WINDOWS 10: See Mum, there is such a thing as a free launch

As Microsoft reps don their tuxes and prepare their pep-rally, we reflect on what might go wrong

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WINDOWS 10: See Mum, there is such a thing as a free launch Stephen McBride, editor,
By  Stephen McBride Published  July 29, 2015

Today Windows users finally get their hands on Microsoft's Windows 10 OS, in a launch that will mean a great deal not only to the Redmond-based software behemoth, but to the wider ICT sector.

Microsoft has strained against a reinvented industry, shaped by the mobile computing insurgency, which has played host to concepts like free OS software and OS upgrades, both of which were at odds with pre-Satya Nadella strategies. For example, Microsoft's total software licensing revenue, which included Windows and consumer Office, was $4.38bn in its third fiscal quarter as reported in April 2014, even as PC sales continued to flag. For Microsoft, Windows was wonga.

Windows 8 did not charm users. The initial lack of a Start button, and a home-screen interface that appeared to favour touchscreen devices to the detriment of core productivity users, caused an outcry. Such was the furore that Microsoft rushed out Windows 8.1, which had a range of additions, one of which just happened to be (cough) the Start button.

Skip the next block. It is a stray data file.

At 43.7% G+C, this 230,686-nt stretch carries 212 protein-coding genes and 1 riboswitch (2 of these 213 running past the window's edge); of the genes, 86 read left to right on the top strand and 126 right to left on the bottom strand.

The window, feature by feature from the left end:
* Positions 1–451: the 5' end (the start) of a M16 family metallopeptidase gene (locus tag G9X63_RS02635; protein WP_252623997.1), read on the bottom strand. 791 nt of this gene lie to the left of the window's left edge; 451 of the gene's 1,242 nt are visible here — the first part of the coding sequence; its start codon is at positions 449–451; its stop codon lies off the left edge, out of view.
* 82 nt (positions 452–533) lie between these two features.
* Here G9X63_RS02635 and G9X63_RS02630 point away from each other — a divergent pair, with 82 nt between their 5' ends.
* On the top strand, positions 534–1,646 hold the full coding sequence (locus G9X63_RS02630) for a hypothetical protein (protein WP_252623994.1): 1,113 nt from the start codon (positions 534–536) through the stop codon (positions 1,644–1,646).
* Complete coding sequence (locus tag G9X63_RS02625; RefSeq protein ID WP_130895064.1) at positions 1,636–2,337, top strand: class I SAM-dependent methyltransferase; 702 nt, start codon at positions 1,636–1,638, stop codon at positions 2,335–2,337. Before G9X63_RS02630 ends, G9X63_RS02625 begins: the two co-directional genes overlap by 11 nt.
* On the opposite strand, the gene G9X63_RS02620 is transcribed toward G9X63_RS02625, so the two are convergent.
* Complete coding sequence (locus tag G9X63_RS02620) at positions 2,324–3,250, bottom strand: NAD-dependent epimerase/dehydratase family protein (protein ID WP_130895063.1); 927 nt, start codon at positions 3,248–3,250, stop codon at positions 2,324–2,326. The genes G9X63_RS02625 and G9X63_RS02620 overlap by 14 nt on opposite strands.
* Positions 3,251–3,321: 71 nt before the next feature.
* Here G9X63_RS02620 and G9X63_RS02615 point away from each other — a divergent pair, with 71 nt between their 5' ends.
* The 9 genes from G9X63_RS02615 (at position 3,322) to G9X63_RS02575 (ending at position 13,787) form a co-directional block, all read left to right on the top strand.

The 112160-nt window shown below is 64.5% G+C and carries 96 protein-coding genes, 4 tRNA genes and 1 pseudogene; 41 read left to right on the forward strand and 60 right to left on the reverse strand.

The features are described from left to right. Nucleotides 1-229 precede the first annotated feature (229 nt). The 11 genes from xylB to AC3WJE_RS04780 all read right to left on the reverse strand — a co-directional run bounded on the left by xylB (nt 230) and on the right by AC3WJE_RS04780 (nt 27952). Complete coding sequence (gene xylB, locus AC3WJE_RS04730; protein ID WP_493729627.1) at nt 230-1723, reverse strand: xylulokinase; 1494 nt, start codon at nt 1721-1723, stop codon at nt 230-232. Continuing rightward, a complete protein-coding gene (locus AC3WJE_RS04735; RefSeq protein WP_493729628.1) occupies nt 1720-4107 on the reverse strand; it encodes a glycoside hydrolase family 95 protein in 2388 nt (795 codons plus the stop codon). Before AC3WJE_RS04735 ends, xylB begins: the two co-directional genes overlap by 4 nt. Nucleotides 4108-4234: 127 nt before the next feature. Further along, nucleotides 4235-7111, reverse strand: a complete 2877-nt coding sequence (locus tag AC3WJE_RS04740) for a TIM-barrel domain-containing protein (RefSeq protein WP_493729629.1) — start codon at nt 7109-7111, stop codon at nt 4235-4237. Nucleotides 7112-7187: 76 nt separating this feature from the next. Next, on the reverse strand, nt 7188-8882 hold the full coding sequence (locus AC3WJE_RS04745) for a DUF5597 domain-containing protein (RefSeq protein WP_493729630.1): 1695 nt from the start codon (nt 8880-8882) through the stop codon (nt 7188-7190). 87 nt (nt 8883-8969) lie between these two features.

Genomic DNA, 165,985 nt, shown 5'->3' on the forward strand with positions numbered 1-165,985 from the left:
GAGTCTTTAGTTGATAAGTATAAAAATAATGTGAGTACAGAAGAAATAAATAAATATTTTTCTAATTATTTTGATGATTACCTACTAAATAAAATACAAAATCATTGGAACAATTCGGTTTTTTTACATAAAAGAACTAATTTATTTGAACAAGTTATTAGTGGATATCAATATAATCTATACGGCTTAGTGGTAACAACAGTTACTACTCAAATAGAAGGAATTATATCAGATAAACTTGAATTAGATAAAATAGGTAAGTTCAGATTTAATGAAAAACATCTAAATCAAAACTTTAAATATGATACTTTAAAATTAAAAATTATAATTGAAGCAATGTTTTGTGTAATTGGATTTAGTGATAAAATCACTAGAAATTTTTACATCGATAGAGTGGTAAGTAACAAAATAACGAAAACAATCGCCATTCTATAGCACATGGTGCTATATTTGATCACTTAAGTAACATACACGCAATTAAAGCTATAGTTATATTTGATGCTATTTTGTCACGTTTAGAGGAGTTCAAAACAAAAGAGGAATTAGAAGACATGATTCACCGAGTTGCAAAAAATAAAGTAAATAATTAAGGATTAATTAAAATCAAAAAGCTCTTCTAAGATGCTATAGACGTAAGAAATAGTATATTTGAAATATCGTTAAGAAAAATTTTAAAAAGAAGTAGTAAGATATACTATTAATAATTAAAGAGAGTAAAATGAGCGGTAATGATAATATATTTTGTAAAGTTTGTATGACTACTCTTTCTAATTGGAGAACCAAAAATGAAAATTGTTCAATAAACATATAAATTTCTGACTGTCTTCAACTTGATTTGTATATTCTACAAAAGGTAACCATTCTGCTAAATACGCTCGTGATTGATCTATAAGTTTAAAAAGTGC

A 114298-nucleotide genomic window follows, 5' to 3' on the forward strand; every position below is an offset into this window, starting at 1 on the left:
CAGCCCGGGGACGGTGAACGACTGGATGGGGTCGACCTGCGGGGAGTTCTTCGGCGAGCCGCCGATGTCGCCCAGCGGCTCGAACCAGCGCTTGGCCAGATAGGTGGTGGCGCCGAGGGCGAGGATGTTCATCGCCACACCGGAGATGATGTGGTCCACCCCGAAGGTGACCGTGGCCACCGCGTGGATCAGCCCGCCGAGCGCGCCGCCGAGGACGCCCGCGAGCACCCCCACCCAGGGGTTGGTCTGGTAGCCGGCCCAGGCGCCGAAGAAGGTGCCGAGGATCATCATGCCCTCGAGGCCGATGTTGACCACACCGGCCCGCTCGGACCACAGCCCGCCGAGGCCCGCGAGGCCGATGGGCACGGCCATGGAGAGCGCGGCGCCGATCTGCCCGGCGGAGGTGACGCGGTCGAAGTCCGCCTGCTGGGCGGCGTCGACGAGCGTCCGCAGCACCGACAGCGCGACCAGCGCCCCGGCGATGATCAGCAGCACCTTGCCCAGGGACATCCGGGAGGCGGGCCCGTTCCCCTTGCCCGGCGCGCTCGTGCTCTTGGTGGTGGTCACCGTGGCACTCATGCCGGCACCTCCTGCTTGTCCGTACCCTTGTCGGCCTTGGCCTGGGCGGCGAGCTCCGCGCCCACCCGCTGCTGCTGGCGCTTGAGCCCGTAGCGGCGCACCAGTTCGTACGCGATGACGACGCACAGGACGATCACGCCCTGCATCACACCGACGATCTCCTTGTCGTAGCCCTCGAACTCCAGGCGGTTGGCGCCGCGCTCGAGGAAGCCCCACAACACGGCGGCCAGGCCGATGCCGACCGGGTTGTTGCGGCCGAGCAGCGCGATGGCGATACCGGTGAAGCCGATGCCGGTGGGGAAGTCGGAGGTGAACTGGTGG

It bore a remarkable resemblance to a climb-down. Microsoft, for months since the Win8 launch had played ostrich to its user base, insisting the sans-Start-button interface had passed muster with a sizeable legion of focus-group testers and was, therefore, just dandy, thank-you very much. It is a chapter Microsoft doubtless wants to distance itself from. For those interested in symbolism, the decision to name the next iteration "10" rather than "9" should inspire a smile, if not a guffaw.

With Windows 10, Microsoft has made it clear the Start button remains, but Redmond's vision for the next-gen platform goes much further. In fact, if Windows 10 has an over-arching message it is that its developer finally understands the meaning of phrases like "third platform", "next generation" and "mobile computing". If the OS delivers what it says on the tin, Microsoft could be setting the ICT agenda again, instead of just running to keep up with Apple and Google.

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